Ten years ago, on a bank holiday weekend much like this one, I came downstairs to find a message from London sister on the answerphone, left in the early hours of the morning: my brother-in-law had had a massive heart attack and they didn’t know if he was going to make it. I wandered back upstairs and told my beloved, who said – like we all did – ‘are you sure? what? that can’t be right’, or words to that effect. But he’s really fit and healthy, he’s only 36. That sort of thing. He had an undetected heart condition, apparently: scanning young adults is not routine, so it was never picked up. It’s the same thing that caused footballers like Fabrice Muamba and Christian Eriksen to collapse on field.
They had been out running and out of the blue he had dropped. She did CPR and with the help of a passer by – as she didn’t have her phone on her – had called the ambulance and he’d been raced off to hospital where they operated. He’d been half an hour without a heartbeat and was given a 10% chance of making it through the next 24 hours. I still go cold thinking about it now.
London sister and her husband met at school when they were 11, and did the whole playground ‘going out’ thing, so he’d been in our lives for 25 years at that point. They broke up, as you do when you’re 11, and got back together on my 20th birthday (which made remembering stuff a lot easier). He was a hugely talented guitarist, a sound engineer who had worked on some great albums with some very big names, a guitar teacher, a rock to the whole family when our Grandad Bill passed away. He and I hadn’t always got on, but I love him dearly.
They married in 2005, in a joyful ceremony (I’m not sure I’ve ever seen another bride turn round and give the entire congregation a thumbs up and a massive grin when the vows were said) with a reception where their first dance was to ‘If I had a million dollars’ by the Bare-Naked Ladies.
Things 1 and 2 adore their uncle (and aunty, of course), and Thing 1 treated him as a giant climbing frame. Thing 2 didn’t like a lot of people but he was one of them. I don’t think that that she talked to him much, but she did at least acknowledge his existence which was rare. At five and rising three they didn’t understand what was happening, and Thing 3 was only seven months old at the time. I was due to go back to work a few days later, at the end of my maternity leave. I am not sure how much use I was back at work, but there we are.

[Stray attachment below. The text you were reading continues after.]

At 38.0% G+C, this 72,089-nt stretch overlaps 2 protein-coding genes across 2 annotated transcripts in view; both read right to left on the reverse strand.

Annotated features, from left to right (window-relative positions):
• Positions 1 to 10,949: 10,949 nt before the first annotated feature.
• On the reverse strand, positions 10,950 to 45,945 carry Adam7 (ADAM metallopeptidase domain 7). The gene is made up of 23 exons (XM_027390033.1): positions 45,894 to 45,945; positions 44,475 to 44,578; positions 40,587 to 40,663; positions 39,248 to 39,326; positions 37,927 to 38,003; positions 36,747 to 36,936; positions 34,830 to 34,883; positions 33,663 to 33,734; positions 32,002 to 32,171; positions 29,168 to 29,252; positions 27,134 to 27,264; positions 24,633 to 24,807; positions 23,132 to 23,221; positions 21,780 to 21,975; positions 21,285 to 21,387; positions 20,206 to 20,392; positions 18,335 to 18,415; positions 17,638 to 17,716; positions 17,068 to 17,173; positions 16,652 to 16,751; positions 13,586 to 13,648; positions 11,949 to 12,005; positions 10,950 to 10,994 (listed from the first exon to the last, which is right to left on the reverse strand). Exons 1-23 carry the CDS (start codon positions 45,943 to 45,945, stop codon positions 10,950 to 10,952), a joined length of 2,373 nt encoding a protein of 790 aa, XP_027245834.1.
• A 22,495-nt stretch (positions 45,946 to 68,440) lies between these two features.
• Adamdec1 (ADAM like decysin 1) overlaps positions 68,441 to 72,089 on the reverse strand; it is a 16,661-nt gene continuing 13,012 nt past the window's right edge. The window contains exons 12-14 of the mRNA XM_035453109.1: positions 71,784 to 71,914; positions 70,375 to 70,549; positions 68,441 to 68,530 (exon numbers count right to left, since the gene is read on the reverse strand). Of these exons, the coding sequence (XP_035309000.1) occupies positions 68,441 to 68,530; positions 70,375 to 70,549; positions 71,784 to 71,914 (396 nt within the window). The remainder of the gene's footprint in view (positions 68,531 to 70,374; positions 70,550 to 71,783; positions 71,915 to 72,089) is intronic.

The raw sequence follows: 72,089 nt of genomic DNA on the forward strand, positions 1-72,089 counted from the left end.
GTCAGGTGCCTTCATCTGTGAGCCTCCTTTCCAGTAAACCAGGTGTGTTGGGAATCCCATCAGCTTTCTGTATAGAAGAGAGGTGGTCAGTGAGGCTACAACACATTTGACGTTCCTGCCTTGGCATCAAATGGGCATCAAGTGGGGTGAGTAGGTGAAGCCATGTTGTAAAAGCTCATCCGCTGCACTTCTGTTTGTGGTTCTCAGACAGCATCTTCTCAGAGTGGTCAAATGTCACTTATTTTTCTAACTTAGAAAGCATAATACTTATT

Both London sister and my brother-in-law are, fortunately, stubborn types. He pulled through, and after several months in hospitals he came home. He had to learn to walk, talk and eat again, and both their lives have changed irrevocably. The long – and ongoing – journey they have been on since then is not my story to tell. Thing 3 never knew Uncle Mk1 as he was too young, but he adores Uncle Mk2 and treated him as a climbing frame in much the same way as his big sister did. He was a sturdy child, to say the least, and had to be reminded to be gentle at times.
The swift work of my sister and the NHS meant that we still have my giant, grumpy, funny, beloved brother-in-law in our lives, and my sister still has her soulmate. They have raised thousands for C-R-Y (Cardiac Research in the Young) and Headway since then, and I am proud to have been a small part of that when we did a half marathon together. Well, together at least part of the way – she finished before I did!
Twelve people each week under the age of 35 die due to sudden cardiac arrest. If more of us knew how to do CPR – I have the vaguest idea, having last done first aid training when I was a student teacher in the mid-90s – then that number could probably be reduced. There are defibrillators all over the country now, but I am not sure I would know how to use one.
When I went back to work I asked our HR team about first aid training: no, I was told, it’s only for front of house staff. While I wasn’t working on the floors, I was delivering sessions in basement classrooms without a radio or a telephone, or on gallery, so I was working with the public. Still not good enough, I was told. This seemed shortsighted, but they wouldn’t budge.
If they can find the space in the school curriculum to teach financial literacy and ‘British values’ they can find a space to teach CPR: a half day out of the school year isn’t that much and it could – quite literally – save a life.
Normal service returns next week, honest.
What I’ve been reading:
Mort / Interesting Times/Reaper Man – Terry Pratchett